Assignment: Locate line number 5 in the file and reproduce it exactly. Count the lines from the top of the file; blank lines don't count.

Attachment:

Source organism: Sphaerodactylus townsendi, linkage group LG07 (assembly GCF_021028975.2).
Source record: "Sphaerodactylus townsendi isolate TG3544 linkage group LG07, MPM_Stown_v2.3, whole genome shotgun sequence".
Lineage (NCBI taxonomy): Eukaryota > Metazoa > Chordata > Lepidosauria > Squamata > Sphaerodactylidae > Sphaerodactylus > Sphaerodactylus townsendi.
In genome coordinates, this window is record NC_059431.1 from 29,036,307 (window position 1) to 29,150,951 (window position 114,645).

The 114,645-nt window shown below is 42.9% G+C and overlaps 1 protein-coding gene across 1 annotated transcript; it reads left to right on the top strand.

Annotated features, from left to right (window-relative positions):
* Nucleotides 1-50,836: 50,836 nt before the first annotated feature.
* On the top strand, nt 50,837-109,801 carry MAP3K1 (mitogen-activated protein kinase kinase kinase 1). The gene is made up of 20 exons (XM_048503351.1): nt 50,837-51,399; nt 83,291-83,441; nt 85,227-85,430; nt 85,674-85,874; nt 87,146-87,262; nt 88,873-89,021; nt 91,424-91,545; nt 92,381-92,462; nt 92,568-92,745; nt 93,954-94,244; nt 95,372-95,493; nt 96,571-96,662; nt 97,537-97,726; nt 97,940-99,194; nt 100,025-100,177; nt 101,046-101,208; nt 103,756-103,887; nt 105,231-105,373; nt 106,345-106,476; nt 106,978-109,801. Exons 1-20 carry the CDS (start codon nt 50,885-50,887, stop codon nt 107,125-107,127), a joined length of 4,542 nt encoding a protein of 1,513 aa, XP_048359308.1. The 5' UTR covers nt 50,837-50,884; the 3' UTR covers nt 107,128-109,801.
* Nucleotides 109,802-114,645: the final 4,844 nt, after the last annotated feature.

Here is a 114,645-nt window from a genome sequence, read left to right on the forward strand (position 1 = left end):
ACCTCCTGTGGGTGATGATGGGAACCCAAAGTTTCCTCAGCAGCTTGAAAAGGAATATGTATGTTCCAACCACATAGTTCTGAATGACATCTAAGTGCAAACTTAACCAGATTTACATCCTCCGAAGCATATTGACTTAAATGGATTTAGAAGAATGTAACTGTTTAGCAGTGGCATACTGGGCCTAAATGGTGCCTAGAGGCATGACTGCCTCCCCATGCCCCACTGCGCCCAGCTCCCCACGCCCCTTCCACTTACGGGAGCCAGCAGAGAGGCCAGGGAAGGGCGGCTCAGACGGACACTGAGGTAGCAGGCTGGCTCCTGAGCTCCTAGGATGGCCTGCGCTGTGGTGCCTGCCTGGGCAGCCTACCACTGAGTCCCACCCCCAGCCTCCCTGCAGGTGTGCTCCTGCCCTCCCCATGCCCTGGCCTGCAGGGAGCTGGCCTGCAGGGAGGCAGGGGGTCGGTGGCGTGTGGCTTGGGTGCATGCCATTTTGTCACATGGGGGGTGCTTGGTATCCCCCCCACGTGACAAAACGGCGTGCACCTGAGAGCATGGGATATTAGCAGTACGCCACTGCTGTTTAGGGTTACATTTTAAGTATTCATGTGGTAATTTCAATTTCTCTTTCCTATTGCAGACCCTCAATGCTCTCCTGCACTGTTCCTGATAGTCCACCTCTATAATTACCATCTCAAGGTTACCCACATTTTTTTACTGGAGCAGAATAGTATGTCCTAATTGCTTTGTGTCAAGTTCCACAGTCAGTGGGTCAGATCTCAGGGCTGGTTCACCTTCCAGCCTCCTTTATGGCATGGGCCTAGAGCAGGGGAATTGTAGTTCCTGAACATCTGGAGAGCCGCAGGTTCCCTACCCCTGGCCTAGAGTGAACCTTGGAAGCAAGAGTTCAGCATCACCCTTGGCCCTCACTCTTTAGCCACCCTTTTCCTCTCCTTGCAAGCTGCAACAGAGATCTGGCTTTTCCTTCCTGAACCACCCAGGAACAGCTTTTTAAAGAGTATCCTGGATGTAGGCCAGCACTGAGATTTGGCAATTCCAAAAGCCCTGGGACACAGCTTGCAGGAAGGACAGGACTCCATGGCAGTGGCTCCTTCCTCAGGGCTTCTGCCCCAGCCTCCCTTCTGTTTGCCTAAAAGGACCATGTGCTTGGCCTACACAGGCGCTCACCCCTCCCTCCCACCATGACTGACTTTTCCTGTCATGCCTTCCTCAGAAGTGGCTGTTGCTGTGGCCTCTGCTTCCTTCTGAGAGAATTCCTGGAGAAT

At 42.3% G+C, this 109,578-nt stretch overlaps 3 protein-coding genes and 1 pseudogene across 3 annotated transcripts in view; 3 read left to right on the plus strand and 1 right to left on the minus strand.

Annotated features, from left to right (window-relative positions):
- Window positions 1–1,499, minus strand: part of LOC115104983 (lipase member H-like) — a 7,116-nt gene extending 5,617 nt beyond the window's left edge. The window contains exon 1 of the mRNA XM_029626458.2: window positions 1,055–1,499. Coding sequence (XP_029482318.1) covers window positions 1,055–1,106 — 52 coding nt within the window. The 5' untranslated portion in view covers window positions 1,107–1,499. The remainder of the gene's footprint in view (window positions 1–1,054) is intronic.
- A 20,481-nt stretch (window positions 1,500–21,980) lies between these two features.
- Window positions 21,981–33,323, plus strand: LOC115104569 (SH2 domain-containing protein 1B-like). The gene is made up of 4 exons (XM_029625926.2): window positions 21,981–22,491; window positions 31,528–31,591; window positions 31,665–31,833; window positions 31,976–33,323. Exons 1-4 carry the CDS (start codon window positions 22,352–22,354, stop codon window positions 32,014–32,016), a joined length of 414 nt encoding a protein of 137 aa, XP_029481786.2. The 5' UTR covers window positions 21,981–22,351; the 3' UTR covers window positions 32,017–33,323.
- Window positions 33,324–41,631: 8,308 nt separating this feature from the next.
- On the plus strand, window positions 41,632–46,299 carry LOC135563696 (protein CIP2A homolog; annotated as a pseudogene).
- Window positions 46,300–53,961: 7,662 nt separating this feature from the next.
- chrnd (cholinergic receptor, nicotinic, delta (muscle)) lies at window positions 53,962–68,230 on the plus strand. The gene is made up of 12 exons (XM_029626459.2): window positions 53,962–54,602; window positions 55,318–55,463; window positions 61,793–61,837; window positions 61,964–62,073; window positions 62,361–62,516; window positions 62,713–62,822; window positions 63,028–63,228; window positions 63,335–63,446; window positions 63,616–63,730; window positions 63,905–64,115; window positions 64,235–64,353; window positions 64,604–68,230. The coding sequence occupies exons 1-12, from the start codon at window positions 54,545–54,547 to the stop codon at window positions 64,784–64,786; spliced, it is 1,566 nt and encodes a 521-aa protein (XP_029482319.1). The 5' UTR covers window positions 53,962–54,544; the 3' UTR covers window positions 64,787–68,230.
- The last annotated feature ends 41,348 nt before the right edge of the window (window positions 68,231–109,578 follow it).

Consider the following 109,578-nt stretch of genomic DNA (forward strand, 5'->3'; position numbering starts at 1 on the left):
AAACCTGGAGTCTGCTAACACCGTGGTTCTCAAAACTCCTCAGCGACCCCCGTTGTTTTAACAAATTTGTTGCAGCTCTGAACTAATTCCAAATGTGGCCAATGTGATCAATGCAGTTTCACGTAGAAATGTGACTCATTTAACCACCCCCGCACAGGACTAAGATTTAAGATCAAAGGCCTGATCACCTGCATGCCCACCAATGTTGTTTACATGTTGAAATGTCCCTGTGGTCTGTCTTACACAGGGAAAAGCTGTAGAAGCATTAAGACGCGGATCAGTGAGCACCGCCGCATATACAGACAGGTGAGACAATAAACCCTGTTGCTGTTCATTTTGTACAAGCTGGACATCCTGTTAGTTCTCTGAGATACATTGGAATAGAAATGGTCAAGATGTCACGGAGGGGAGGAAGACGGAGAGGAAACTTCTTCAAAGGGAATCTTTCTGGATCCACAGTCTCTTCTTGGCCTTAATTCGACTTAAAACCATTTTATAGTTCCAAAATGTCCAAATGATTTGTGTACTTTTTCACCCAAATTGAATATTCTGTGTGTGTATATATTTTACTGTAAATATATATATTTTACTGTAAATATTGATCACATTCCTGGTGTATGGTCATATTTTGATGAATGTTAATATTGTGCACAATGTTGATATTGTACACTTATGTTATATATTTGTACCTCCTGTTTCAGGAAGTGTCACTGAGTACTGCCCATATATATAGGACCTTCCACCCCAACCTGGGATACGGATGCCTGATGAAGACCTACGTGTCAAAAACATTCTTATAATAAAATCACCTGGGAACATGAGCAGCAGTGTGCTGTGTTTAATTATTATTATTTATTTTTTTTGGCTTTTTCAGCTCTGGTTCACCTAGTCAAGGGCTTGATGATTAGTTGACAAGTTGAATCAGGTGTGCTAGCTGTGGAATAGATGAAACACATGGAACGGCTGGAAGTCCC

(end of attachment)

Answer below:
The 114,645-nt window shown below is 42.9% G+C and overlaps 1 protein-coding gene across 1 annotated transcript; it reads left to right on the top strand.